Mutant League: Why So Serious?
By Jordan Lawrence
Mutant League is playing Slim’s Downtown Distillery in Raleigh, and it’s Shark Week. If anyone wasn’t aware of the Discovery Channel carnage, they certainly were by the end of the set. “Shark Week!” bassist Joey Doak exclaims after every song, tying his band’s sound to the inexplicably popular TV phenomenon in a way that felt ironic, but really wasn’t. Towards the end of the show, many in the audience were anticipating the outburst and shouting happily along with him. Others cringed and shook their heads.
The way Mutant League carries itself can be polarizing. The band dives into slacker rock with equal relish for the genre’s strung-out guitar architecture and the fuck-all attitude with which its 90s progenitors played it. The bands they’re often compared to, namely Pavement and Dinosaur, Jr, started as irreverent indie rockers, but are now seen as serious musicians. That must be taken seriously. Mutant League approaches tones and riffs purposefully, but lives for the tomfoolery its members see as intrinsic to rock & roll.
“We have kind of a rep for being slacker party boys,” Doak says between sips of Miller High Life on the bar’s dimly lit patio. “We recorded at (Greensboro venue) Legitimate Business and we play there all the time, and the guy who was recording us just jokingly said something like, ‘I’m surprised you guys don’t have beers in your hands,’ because every time we play, we all have a couple beers lined up beside us. I mean, most bands do that. I think people see that we’re having a good time with it.”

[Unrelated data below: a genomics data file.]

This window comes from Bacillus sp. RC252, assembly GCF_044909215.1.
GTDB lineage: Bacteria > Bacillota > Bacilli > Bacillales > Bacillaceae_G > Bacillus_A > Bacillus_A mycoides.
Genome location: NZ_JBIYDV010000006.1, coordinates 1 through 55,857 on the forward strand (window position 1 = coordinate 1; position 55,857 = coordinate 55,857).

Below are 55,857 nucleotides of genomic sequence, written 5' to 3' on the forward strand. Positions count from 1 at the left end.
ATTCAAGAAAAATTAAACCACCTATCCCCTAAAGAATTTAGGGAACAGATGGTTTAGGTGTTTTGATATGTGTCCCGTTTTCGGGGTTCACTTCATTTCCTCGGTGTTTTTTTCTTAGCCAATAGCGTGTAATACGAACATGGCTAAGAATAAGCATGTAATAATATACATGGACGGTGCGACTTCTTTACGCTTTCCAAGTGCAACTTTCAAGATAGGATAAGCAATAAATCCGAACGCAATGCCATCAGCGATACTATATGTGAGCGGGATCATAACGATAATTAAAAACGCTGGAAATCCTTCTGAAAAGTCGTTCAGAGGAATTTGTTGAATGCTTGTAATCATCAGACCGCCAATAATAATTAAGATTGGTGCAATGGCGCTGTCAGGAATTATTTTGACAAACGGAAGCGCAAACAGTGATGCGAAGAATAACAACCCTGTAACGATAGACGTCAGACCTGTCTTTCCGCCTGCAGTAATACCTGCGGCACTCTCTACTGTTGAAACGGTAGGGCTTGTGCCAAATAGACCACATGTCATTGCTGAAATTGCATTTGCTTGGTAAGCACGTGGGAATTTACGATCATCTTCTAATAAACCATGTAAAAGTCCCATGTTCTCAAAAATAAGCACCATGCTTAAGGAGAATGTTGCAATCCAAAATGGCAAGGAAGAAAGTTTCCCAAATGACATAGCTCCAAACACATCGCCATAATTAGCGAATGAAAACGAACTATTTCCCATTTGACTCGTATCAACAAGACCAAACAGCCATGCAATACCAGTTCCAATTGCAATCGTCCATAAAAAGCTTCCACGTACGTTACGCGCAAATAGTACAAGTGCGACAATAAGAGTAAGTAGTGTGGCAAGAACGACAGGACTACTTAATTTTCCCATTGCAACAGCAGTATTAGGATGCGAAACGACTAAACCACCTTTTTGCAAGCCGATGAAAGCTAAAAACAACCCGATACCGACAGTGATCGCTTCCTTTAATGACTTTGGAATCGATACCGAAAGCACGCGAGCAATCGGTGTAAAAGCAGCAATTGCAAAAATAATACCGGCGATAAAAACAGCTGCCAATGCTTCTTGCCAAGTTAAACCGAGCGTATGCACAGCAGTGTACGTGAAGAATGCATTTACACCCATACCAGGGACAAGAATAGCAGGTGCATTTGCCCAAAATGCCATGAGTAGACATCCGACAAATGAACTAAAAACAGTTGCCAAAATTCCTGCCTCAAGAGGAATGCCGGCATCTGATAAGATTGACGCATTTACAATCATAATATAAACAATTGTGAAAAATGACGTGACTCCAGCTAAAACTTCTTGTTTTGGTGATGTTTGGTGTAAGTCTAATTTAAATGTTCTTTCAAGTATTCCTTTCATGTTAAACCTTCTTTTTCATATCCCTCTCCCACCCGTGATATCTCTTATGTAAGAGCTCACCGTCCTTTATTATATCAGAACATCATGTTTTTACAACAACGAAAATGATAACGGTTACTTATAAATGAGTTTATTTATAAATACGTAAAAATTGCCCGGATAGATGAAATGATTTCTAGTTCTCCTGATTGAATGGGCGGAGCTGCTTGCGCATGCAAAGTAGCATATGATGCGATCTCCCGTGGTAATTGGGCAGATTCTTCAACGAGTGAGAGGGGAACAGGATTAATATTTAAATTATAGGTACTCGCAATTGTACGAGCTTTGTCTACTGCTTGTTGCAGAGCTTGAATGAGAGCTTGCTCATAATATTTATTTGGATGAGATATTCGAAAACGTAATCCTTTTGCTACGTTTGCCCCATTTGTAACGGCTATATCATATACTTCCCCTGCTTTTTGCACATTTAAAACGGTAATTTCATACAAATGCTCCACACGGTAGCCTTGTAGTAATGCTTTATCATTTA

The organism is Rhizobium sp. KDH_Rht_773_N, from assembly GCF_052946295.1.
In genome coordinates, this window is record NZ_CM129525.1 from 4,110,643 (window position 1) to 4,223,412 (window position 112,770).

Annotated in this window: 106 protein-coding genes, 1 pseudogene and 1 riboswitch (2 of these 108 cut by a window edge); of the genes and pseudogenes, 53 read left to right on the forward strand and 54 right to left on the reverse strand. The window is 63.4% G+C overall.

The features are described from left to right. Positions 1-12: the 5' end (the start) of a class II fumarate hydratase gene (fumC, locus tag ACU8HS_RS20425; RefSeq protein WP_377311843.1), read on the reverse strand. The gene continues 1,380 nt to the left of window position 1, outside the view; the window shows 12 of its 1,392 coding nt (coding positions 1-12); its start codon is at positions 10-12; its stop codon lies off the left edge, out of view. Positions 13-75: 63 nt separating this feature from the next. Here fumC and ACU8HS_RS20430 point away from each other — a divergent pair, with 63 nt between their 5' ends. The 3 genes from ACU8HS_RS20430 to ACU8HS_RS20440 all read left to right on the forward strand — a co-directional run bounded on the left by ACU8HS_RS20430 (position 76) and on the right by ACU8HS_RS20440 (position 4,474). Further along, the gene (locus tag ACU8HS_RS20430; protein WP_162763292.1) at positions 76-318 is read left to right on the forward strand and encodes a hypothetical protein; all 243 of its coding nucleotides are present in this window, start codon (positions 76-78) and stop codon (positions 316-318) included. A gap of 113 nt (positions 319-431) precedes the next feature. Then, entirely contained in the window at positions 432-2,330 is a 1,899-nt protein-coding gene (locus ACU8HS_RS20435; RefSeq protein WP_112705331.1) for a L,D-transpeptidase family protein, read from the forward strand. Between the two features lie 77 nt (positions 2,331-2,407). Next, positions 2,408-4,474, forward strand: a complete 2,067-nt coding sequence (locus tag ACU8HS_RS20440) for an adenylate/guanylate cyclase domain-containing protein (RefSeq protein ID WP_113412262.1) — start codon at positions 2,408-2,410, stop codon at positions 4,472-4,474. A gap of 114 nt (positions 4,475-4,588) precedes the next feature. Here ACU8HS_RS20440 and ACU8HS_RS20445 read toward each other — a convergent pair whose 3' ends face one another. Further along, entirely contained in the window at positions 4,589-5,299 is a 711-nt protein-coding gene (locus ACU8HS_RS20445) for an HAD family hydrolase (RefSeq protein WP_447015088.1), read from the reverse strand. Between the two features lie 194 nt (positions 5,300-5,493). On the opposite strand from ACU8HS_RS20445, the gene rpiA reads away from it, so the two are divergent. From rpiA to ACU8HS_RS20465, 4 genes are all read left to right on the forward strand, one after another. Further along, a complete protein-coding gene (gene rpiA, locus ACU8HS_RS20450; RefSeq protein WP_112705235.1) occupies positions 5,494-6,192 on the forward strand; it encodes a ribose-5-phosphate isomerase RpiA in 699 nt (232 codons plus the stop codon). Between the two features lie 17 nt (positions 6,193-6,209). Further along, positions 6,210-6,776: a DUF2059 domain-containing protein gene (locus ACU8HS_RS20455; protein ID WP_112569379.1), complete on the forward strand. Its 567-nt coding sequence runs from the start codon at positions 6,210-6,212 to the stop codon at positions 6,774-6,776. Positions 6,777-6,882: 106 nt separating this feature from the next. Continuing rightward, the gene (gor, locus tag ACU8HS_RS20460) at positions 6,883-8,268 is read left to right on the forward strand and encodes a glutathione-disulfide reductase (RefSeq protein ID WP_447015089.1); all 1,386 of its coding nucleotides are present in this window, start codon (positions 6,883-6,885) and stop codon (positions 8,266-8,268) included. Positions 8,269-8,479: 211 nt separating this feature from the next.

Mutant League formed as a quartet of Outer Banks high school buds, but didn’t get going in earnest until they relocated to Greensboro in 2008. After the move, life shuffled the deck. Their first drummer had a baby and had to bow out, and second guitarist Matt Northrup quit the band shortly after to focus on his solo recordings. They re-formed as a trio with singer Tyler Byers taking on all guitar responsibilities and Patrick Sheehan coming on to play drums.
The music on Mutant League’s energetic and exiting debut EP Landmarks began as Byers’ bedroom recordings. Blowing up the meager textures and simple drum machines of those early demos, the band builds a catchy but deceptive four-song blast of party-rock enthusiasm that also meanders through ever-shifting tones that offer cerebral satisfaction.
The record opens with “Aloha,” a wordless demonstration of the band’s instrumental powers. Byers says the song resulted from a bunch of great riffs he had that just wouldn’t fit anywhere else. Placed together, his different melodic ideas build seamlessly to an explosive crescendo, veering madly into livewire fills several times along the way. It’s a quick rock pick-me-up, but it also satisfies on an intellectual level by way of its complex arrangement and adventurous use of tone.
“The new stuff we’re writing is getting more intricate,” Byers says. “It’s definitely more serious music.”
Mutant League plans to head back into the studio soon, hoping to expand their palate on an eight or nine-song tape. They’re flush with new ideas and giddy about the different ways they can execute them. But, as Doak’s on-stage antics demonstrate, this is still a band that lives for a good time.
They refuse to choose between the seriousness of their well-manicured tones and the frivolity of their snark. Like the sharks on the bar’s TVs, Mutant Leage isn’t afraid to bite off more than they can chew. So far, it’s all gone down just fine.